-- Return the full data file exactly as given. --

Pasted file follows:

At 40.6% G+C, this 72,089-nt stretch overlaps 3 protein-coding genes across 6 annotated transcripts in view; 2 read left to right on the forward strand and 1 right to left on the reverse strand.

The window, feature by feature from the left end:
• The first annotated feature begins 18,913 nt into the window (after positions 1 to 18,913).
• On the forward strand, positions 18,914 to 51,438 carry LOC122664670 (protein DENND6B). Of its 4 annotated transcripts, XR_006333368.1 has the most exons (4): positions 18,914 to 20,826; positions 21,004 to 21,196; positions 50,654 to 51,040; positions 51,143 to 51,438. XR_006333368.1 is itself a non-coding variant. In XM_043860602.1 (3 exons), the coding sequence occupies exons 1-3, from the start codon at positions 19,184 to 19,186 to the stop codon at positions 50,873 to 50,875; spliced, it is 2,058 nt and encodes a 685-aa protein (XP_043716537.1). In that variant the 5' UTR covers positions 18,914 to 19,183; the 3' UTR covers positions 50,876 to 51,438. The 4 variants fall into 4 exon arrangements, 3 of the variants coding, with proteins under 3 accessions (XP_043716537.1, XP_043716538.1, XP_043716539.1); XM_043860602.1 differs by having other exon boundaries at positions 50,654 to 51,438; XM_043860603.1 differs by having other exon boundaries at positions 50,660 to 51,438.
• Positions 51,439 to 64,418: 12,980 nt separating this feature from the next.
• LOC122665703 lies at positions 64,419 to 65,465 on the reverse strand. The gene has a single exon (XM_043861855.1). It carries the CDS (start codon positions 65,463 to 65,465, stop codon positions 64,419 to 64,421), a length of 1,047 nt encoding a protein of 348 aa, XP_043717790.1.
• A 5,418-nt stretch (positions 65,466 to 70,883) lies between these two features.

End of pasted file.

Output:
At 40.6% G+C, this 72,089-nt stretch overlaps 3 protein-coding genes across 6 annotated transcripts in view; 2 read left to right on the forward strand and 1 right to left on the reverse strand.

The window, feature by feature from the left end:
• The first annotated feature begins 18,913 nt into the window (after positions 1 to 18,913).
• On the forward strand, positions 18,914 to 51,438 carry LOC122664670 (protein DENND6B). Of its 4 annotated transcripts, XR_006333368.1 has the most exons (4): positions 18,914 to 20,826; positions 21,004 to 21,196; positions 50,654 to 51,040; positions 51,143 to 51,438. XR_006333368.1 is itself a non-coding variant. In XM_043860602.1 (3 exons), the coding sequence occupies exons 1-3, from the start codon at positions 19,184 to 19,186 to the stop codon at positions 50,873 to 50,875; spliced, it is 2,058 nt and encodes a 685-aa protein (XP_043716537.1). In that variant the 5' UTR covers positions 18,914 to 19,183; the 3' UTR covers positions 50,876 to 51,438. The 4 variants fall into 4 exon arrangements, 3 of the variants coding, with proteins under 3 accessions (XP_043716537.1, XP_043716538.1, XP_043716539.1); XM_043860602.1 differs by having other exon boundaries at positions 50,654 to 51,438; XM_043860603.1 differs by having other exon boundaries at positions 50,660 to 51,438.
• Positions 51,439 to 64,418: 12,980 nt separating this feature from the next.
• LOC122665703 lies at positions 64,419 to 65,465 on the reverse strand. The gene has a single exon (XM_043861855.1). It carries the CDS (start codon positions 65,463 to 65,465, stop codon positions 64,419 to 64,421), a length of 1,047 nt encoding a protein of 348 aa, XP_043717790.1.
• A 5,418-nt stretch (positions 65,466 to 70,883) lies between these two features.